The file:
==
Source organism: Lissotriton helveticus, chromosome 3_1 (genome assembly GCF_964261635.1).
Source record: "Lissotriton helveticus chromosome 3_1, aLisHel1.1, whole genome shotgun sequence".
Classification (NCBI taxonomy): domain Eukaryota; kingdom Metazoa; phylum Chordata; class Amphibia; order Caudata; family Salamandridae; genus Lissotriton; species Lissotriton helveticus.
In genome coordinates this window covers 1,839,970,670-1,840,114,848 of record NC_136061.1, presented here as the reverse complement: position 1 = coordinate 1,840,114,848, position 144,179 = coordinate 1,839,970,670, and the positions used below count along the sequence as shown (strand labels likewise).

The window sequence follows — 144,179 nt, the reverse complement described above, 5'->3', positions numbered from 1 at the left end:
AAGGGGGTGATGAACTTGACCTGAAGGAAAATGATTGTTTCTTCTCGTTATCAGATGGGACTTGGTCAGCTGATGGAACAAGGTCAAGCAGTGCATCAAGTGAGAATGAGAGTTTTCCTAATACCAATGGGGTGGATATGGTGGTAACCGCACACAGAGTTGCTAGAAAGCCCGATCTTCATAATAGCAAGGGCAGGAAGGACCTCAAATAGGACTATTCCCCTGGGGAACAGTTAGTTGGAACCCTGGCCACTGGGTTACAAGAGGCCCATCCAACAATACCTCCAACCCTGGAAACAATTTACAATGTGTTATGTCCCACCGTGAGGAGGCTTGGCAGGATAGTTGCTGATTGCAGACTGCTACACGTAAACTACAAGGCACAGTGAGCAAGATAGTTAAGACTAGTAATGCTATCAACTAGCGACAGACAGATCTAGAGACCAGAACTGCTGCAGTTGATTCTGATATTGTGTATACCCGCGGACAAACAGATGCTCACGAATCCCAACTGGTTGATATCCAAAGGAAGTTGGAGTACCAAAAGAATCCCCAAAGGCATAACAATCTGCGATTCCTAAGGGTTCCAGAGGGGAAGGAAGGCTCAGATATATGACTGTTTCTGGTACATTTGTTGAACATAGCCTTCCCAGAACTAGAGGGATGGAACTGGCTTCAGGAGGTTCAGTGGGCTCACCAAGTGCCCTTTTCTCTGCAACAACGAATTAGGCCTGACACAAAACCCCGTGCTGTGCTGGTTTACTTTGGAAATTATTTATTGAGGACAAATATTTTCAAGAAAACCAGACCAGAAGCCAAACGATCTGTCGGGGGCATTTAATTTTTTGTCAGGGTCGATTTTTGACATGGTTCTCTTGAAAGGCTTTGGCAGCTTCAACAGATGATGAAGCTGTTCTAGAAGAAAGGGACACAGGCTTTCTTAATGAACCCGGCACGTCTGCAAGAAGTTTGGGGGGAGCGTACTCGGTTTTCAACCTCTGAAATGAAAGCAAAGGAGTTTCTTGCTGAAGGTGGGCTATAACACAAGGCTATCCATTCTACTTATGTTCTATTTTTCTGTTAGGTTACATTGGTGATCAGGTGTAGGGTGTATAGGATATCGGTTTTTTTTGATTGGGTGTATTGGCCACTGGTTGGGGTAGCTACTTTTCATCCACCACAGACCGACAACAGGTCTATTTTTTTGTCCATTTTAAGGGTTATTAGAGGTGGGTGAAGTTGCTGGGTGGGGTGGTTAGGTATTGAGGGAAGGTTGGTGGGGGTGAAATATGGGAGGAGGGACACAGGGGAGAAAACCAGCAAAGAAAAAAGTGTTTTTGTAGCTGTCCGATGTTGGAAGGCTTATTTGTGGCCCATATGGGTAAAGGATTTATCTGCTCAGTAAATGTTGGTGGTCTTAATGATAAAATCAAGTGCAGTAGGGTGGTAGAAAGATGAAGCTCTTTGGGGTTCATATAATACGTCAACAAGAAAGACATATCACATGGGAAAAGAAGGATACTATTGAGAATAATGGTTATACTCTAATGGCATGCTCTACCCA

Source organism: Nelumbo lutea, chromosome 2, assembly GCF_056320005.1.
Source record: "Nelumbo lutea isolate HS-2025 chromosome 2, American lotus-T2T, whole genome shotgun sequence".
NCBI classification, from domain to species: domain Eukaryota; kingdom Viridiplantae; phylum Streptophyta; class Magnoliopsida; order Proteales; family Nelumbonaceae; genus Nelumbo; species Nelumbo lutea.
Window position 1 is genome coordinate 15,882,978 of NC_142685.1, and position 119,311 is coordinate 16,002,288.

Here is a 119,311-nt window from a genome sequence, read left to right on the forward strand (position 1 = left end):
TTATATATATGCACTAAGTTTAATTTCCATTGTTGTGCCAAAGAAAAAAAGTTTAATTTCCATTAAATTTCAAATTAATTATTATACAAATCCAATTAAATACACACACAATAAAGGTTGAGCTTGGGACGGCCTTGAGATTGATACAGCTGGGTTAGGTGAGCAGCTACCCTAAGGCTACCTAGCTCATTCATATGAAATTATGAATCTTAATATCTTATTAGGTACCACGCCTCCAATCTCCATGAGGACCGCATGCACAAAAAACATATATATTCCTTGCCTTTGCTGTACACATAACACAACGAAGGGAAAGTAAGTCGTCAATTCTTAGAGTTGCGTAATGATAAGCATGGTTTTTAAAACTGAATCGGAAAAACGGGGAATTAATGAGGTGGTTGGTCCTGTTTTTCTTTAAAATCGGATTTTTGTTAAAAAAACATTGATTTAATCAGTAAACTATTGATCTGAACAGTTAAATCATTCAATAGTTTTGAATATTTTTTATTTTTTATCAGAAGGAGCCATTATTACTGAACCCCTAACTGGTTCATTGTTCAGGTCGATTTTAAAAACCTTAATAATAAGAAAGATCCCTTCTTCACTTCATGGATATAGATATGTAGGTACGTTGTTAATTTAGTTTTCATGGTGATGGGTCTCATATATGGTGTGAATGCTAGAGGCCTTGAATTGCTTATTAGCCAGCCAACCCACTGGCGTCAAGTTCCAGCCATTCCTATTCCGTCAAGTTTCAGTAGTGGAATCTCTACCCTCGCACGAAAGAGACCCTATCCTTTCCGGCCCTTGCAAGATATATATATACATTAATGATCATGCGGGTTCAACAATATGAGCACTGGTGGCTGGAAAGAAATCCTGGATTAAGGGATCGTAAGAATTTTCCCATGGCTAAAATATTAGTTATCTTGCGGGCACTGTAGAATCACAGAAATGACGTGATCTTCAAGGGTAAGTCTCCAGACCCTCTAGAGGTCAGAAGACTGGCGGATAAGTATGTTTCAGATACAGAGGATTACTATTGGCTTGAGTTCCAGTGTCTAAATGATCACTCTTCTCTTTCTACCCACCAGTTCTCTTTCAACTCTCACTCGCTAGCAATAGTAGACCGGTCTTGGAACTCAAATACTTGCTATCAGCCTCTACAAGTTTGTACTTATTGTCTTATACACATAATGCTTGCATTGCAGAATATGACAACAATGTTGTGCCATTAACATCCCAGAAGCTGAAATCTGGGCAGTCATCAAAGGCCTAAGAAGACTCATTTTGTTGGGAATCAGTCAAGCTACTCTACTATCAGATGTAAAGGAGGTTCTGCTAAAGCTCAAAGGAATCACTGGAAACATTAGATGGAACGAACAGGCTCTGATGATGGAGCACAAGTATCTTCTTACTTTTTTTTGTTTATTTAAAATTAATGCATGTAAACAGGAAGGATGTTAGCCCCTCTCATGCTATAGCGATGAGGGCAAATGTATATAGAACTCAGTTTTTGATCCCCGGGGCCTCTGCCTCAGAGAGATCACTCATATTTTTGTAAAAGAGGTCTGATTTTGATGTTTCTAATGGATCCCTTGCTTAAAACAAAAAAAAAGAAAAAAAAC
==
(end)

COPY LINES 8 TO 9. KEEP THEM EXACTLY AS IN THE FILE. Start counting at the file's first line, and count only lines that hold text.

Source record: "Nelumbo lutea isolate HS-2025 chromosome 2, American lotus-T2T, whole genome shotgun sequence".
NCBI classification, from domain to species: domain Eukaryota; kingdom Viridiplantae; phylum Streptophyta; class Magnoliopsida; order Proteales; family Nelumbonaceae; genus Nelumbo; species Nelumbo lutea.